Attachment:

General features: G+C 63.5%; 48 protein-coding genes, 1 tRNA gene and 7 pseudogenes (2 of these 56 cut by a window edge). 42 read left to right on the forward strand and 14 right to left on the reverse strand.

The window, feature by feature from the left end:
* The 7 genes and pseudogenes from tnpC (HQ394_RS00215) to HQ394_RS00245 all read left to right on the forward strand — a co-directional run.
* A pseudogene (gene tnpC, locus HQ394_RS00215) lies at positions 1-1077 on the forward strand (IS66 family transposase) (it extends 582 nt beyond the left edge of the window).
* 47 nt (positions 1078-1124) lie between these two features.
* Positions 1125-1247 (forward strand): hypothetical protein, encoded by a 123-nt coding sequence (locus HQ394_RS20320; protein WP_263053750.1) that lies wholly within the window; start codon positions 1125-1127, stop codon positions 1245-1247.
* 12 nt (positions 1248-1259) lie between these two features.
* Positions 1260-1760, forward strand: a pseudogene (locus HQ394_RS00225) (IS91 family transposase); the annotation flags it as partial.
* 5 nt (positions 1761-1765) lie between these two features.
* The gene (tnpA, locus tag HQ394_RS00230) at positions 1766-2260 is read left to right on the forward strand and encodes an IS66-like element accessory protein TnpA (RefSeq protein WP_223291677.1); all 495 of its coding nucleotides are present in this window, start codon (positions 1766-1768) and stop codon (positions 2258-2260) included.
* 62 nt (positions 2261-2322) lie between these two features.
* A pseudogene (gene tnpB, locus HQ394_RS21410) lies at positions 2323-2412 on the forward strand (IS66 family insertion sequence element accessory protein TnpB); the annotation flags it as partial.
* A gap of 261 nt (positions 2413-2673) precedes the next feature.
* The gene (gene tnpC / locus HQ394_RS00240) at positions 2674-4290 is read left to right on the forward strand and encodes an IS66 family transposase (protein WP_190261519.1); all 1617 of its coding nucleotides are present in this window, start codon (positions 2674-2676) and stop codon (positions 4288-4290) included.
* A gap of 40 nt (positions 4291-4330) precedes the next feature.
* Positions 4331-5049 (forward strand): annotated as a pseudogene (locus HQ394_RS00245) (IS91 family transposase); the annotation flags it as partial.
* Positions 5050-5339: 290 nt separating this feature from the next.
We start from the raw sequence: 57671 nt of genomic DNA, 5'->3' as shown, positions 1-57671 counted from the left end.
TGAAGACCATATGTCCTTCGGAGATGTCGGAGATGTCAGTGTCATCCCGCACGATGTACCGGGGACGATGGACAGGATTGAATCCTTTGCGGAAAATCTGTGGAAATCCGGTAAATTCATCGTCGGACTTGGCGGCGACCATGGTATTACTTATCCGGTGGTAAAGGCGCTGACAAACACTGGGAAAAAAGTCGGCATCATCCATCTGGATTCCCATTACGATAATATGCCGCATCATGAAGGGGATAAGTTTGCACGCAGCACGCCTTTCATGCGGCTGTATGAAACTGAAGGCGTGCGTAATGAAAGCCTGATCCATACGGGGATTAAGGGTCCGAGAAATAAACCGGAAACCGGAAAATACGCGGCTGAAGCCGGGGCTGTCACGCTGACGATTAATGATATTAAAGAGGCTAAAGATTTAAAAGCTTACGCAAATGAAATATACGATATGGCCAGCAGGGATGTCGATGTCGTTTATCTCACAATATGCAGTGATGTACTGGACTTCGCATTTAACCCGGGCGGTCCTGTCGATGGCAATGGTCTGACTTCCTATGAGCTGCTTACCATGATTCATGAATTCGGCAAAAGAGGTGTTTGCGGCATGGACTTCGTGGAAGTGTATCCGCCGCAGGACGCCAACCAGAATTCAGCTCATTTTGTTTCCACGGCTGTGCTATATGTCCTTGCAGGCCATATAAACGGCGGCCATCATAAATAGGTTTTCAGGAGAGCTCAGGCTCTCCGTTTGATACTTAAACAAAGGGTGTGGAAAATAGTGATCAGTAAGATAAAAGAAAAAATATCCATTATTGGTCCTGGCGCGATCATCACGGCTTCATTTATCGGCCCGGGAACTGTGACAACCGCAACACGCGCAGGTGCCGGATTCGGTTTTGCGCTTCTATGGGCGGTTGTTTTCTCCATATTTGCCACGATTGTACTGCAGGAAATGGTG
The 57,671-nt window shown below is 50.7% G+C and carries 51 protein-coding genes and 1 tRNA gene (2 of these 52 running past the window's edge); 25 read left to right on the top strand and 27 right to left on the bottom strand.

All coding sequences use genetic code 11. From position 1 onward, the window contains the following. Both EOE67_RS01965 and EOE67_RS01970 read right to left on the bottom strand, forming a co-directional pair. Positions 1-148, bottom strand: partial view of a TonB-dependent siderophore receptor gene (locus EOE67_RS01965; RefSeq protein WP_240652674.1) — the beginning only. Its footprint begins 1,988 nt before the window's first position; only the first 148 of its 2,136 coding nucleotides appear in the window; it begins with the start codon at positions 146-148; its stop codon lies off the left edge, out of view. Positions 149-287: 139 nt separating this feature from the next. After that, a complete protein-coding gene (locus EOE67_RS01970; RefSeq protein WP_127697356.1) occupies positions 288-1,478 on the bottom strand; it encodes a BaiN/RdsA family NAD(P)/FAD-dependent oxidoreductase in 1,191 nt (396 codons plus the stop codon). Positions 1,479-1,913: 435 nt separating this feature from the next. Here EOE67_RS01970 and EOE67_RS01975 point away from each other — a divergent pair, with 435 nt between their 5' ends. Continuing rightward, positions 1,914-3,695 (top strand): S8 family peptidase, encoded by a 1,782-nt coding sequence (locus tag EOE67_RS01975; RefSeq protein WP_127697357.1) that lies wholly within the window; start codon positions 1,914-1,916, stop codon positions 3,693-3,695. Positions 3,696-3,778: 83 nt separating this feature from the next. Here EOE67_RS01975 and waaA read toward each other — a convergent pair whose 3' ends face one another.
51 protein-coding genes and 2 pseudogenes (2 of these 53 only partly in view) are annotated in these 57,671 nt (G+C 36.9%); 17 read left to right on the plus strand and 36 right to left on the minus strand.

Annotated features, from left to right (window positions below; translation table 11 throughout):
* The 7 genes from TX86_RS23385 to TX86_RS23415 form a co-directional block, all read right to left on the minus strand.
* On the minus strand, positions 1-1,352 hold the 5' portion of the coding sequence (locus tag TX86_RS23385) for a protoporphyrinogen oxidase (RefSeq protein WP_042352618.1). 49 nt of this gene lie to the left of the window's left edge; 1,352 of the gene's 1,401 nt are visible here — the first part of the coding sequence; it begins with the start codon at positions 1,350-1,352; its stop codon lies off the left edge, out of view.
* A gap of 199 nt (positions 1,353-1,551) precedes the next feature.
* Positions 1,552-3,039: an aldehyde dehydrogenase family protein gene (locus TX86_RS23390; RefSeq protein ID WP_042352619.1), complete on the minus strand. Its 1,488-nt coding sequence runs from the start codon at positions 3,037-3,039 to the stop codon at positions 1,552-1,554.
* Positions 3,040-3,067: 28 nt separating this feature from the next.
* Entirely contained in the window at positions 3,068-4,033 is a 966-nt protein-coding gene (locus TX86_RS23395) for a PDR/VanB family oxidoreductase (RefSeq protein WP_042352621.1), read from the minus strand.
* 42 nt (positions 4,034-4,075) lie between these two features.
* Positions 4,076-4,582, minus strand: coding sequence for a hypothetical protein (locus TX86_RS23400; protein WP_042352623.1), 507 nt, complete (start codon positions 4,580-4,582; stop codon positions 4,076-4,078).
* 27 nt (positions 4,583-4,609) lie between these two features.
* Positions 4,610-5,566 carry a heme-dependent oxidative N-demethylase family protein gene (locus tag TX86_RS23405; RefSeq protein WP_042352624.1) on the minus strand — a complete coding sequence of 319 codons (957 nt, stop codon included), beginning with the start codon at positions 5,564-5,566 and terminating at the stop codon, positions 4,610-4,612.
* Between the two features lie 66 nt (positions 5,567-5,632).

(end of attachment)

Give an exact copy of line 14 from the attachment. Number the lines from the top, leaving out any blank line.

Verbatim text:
* The gene (gene tnpC / locus HQ394_RS00240) at positions 2674-4290 is read left to right on the forward strand and encodes an IS66 family transposase (protein WP_190261519.1); all 1617 of its coding nucleotides are present in this window, start codon (positions 2674-2676) and stop codon (positions 4288-4290) included.